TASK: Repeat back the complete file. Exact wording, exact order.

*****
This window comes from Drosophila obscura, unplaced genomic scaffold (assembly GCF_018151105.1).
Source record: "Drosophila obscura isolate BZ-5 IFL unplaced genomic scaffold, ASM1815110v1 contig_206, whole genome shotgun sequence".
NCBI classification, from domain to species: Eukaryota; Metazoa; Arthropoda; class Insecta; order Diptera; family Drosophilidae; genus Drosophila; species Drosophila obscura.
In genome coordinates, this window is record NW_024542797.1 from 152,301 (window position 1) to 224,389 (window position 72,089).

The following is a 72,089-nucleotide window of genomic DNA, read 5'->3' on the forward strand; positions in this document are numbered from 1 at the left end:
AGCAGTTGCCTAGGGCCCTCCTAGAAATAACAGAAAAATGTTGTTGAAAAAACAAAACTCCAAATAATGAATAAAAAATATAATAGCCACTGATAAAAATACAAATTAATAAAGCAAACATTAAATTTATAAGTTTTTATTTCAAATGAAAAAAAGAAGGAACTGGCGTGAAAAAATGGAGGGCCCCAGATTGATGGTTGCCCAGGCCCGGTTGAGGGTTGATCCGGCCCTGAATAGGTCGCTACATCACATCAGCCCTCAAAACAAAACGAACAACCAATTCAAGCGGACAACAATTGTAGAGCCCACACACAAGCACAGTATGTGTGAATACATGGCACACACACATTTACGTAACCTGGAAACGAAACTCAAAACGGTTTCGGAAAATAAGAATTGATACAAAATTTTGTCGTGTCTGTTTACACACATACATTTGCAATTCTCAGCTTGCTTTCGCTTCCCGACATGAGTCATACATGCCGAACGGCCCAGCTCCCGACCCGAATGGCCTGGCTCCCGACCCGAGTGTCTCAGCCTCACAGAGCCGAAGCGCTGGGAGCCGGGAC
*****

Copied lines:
This window comes from Drosophila obscura, unplaced genomic scaffold (assembly GCF_018151105.1).
Source record: "Drosophila obscura isolate BZ-5 IFL unplaced genomic scaffold, ASM1815110v1 contig_206, whole genome shotgun sequence".
NCBI classification, from domain to species: Eukaryota; Metazoa; Arthropoda; class Insecta; order Diptera; family Drosophilidae; genus Drosophila; species Drosophila obscura.
In genome coordinates, this window is record NW_024542797.1 from 152,301 (window position 1) to 224,389 (window position 72,089).

The following is a 72,089-nucleotide window of genomic DNA, read 5'->3' on the forward strand; positions in this document are numbered from 1 at the left end:
AGCAGTTGCCTAGGGCCCTCCTAGAAATAACAGAAAAATGTTGTTGAAAAAACAAAACTCCAAATAATGAATAAAAAATATAATAGCCACTGATAAAAATACAAATTAATAAAGCAAACATTAAATTTATAAGTTTTTATTTCAAATGAAAAAAAGAAGGAACTGGCGTGAAAAAATGGAGGGCCCCAGATTGATGGTTGCCCAGGCCCGGTTGAGGGTTGATCCGGCCCTGAATAGGTCGCTACATCACATCAGCCCTCAAAACAAAACGAACAACCAATTCAAGCGGACAACAATTGTAGAGCCCACACACAAGCACAGTATGTGTGAATACATGGCACACACACATTTACGTAACCTGGAAACGAAACTCAAAACGGTTTCGGAAAATAAGAATTGATACAAAATTTTGTCGTGTCTGTTTACACACATACATTTGCAATTCTCAGCTTGCTTTCGCTTCCCGACATGAGTCATACATGCCGAACGGCCCAGCTCCCGACCCGAATGGCCTGGCTCCCGACCCGAGTGTCTCAGCCTCACAGAGCCGAAGCGCTGGGAGCCGGGAC